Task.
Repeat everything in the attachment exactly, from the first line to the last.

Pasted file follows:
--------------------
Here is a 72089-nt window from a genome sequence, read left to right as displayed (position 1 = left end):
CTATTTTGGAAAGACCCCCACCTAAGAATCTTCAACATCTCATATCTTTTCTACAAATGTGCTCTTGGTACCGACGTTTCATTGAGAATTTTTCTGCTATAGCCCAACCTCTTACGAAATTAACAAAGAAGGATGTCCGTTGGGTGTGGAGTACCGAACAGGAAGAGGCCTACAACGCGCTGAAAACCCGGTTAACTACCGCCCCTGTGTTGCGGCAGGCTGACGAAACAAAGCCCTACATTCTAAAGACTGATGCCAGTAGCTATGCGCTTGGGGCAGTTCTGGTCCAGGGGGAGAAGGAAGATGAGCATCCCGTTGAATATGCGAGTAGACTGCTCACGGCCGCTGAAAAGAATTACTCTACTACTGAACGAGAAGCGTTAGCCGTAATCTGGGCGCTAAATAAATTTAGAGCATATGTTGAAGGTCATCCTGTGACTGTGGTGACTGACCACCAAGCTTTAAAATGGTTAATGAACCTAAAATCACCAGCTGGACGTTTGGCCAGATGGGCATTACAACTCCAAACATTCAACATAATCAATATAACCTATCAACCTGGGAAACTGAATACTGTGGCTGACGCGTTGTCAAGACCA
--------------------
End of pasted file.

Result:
Here is a 72089-nt window from a genome sequence, read left to right as displayed (position 1 = left end):
CTATTTTGGAAAGACCCCCACCTAAGAATCTTCAACATCTCATATCTTTTCTACAAATGTGCTCTTGGTACCGACGTTTCATTGAGAATTTTTCTGCTATAGCCCAACCTCTTACGAAATTAACAAAGAAGGATGTCCGTTGGGTGTGGAGTACCGAACAGGAAGAGGCCTACAACGCGCTGAAAACCCGGTTAACTACCGCCCCTGTGTTGCGGCAGGCTGACGAAACAAAGCCCTACATTCTAAAGACTGATGCCAGTAGCTATGCGCTTGGGGCAGTTCTGGTCCAGGGGGAGAAGGAAGATGAGCATCCCGTTGAATATGCGAGTAGACTGCTCACGGCCGCTGAAAAGAATTACTCTACTACTGAACGAGAAGCGTTAGCCGTAATCTGGGCGCTAAATAAATTTAGAGCATATGTTGAAGGTCATCCTGTGACTGTGGTGACTGACCACCAAGCTTTAAAATGGTTAATGAACCTAAAATCACCAGCTGGACGTTTGGCCAGATGGGCATTACAACTCCAAACATTCAACATAATCAATATAACCTATCAACCTGGGAAACTGAATACTGTGGCTGACGCGTTGTCAAGACCA